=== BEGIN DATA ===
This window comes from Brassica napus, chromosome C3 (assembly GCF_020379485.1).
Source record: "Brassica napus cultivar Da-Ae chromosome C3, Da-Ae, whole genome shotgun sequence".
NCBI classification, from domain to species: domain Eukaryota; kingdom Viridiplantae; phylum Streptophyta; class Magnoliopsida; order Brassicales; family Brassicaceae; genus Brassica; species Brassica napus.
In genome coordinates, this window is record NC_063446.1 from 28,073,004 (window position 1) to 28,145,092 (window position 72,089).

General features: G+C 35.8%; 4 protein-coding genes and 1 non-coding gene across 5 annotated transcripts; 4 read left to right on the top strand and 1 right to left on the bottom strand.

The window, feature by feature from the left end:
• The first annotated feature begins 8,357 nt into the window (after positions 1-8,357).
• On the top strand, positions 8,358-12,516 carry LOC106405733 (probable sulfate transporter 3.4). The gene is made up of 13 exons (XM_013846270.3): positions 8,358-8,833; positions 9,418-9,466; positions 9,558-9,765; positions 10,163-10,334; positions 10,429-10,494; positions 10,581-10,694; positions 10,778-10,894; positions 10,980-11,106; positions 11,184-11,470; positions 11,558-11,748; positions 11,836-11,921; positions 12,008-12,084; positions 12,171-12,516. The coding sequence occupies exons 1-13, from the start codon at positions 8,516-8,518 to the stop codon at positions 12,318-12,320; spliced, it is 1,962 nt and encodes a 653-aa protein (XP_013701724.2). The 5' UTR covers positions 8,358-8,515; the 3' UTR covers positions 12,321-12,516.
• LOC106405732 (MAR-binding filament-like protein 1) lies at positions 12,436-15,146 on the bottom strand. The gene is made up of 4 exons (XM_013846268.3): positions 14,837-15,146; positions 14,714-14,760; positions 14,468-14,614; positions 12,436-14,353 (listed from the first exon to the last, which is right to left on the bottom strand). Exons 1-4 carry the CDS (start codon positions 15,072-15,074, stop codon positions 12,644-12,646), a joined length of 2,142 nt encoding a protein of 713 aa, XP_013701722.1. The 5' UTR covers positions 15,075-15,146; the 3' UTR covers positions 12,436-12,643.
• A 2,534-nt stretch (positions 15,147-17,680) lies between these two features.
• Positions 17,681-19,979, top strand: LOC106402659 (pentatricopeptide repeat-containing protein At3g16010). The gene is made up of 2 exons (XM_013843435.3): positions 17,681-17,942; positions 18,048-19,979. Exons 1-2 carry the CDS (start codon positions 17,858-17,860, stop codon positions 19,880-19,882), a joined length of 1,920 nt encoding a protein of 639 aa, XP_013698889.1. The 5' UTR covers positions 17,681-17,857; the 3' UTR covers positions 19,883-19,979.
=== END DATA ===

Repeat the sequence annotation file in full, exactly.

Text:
This window comes from Brassica napus, chromosome C3 (assembly GCF_020379485.1).
Source record: "Brassica napus cultivar Da-Ae chromosome C3, Da-Ae, whole genome shotgun sequence".
NCBI classification, from domain to species: domain Eukaryota; kingdom Viridiplantae; phylum Streptophyta; class Magnoliopsida; order Brassicales; family Brassicaceae; genus Brassica; species Brassica napus.
In genome coordinates, this window is record NC_063446.1 from 28,073,004 (window position 1) to 28,145,092 (window position 72,089).

General features: G+C 35.8%; 4 protein-coding genes and 1 non-coding gene across 5 annotated transcripts; 4 read left to right on the top strand and 1 right to left on the bottom strand.

The window, feature by feature from the left end:
• The first annotated feature begins 8,357 nt into the window (after positions 1-8,357).
• On the top strand, positions 8,358-12,516 carry LOC106405733 (probable sulfate transporter 3.4). The gene is made up of 13 exons (XM_013846270.3): positions 8,358-8,833; positions 9,418-9,466; positions 9,558-9,765; positions 10,163-10,334; positions 10,429-10,494; positions 10,581-10,694; positions 10,778-10,894; positions 10,980-11,106; positions 11,184-11,470; positions 11,558-11,748; positions 11,836-11,921; positions 12,008-12,084; positions 12,171-12,516. The coding sequence occupies exons 1-13, from the start codon at positions 8,516-8,518 to the stop codon at positions 12,318-12,320; spliced, it is 1,962 nt and encodes a 653-aa protein (XP_013701724.2). The 5' UTR covers positions 8,358-8,515; the 3' UTR covers positions 12,321-12,516.
• LOC106405732 (MAR-binding filament-like protein 1) lies at positions 12,436-15,146 on the bottom strand. The gene is made up of 4 exons (XM_013846268.3): positions 14,837-15,146; positions 14,714-14,760; positions 14,468-14,614; positions 12,436-14,353 (listed from the first exon to the last, which is right to left on the bottom strand). Exons 1-4 carry the CDS (start codon positions 15,072-15,074, stop codon positions 12,644-12,646), a joined length of 2,142 nt encoding a protein of 713 aa, XP_013701722.1. The 5' UTR covers positions 15,075-15,146; the 3' UTR covers positions 12,436-12,643.
• A 2,534-nt stretch (positions 15,147-17,680) lies between these two features.
• Positions 17,681-19,979, top strand: LOC106402659 (pentatricopeptide repeat-containing protein At3g16010). The gene is made up of 2 exons (XM_013843435.3): positions 17,681-17,942; positions 18,048-19,979. Exons 1-2 carry the CDS (start codon positions 17,858-17,860, stop codon positions 19,880-19,882), a joined length of 1,920 nt encoding a protein of 639 aa, XP_013698889.1. The 5' UTR covers positions 17,681-17,857; the 3' UTR covers positions 19,883-19,979.